In Reply to Parent Post by Dr. Electron
and is causing these crazy patterns of sticking
I'm not an expert with plastics, but your use of the word "crazy" reminded me of a phenomemon called "crazing" which is is cracking of materials (plastics & ceramics mostly) into patterns that could resemble "lightning". Sometimes it goes all the way throuhg a material; sometimes just the surface. Typically it is caused by thermal, mechanical or chemical stress.
If the problem is just patterns in the adhesion of the materials, then crazing probably isn't related.
A quick web search found
"A major electronics equipment and computer manufacturer first encountered the polycarbonate compatibility problem with dissipative polymers. Their field service people noticed that polycarbonate-containing components were "crazed" which then cracked when used. Later, they found another crazing problem that was time related and was traced back to their static dissipative shipping and storage bags. This second polycarbonate compatibility problem became critical when a costly worldwide product recall was required to replace the crazed parts.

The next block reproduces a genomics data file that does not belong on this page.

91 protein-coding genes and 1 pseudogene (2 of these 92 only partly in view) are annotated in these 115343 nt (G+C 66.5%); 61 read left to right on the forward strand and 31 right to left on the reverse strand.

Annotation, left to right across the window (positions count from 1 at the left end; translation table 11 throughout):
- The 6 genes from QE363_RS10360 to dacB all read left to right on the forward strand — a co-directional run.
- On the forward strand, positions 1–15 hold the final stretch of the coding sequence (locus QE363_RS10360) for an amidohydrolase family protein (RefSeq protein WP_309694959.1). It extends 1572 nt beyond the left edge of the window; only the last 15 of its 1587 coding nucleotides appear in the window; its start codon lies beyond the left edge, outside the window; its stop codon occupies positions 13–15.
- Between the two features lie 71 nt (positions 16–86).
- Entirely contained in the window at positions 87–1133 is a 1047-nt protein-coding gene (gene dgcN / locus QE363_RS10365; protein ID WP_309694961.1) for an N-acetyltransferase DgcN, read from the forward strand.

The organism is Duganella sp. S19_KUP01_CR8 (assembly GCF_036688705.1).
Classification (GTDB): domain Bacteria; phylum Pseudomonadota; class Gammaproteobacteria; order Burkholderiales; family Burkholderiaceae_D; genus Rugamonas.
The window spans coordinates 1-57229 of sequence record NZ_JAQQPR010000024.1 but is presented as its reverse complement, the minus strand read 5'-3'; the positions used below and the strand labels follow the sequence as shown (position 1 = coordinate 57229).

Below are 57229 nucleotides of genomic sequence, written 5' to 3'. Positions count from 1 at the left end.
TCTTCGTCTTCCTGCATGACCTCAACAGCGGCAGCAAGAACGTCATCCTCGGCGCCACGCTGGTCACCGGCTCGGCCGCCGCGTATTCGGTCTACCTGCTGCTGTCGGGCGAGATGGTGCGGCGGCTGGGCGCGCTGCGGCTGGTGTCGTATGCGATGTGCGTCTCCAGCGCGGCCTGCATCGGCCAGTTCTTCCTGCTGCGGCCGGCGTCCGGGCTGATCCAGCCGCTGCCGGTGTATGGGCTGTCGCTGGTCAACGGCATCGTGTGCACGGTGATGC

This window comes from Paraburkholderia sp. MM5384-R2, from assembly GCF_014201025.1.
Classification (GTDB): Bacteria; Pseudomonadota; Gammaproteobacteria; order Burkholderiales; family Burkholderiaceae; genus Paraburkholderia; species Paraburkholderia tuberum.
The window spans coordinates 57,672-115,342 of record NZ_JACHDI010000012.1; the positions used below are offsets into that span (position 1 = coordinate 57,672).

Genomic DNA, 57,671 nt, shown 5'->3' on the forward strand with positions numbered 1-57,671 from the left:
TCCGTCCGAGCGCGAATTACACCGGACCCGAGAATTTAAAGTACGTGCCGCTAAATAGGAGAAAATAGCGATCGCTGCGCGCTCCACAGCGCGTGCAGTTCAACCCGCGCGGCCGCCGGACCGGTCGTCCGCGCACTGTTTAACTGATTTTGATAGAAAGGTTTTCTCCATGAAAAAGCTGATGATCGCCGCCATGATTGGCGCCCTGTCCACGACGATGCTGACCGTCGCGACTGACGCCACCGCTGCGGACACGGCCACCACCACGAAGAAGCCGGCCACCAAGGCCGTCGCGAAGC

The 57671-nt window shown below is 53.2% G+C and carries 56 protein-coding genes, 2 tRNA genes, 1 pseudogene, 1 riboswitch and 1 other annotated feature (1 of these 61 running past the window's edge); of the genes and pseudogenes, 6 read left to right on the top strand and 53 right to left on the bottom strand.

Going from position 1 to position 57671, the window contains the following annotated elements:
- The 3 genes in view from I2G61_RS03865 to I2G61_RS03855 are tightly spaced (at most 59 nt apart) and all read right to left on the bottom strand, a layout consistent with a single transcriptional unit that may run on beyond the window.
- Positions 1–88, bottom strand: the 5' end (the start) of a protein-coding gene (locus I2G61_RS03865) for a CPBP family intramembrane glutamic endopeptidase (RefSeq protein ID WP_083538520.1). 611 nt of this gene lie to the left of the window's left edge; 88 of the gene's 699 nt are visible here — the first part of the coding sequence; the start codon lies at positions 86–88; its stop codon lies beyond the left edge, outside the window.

In general, polycarbonates can be seen as polar, rigid thermoplastics. As expected with chemistry's "like dissolves like" rule, a polar solvent or molecule with a polar end will try to dissolve into the polycarbonate surface. However, because polycarbonate is rigid, it cannot expand or swell to accommodate the solvent. It accommodates the solvent molecule by surface cracking or crazing at a stress point, which leads to further surface attack and ultimately breaks in two."
Don't know if that is at all related, but it might give an idea or two.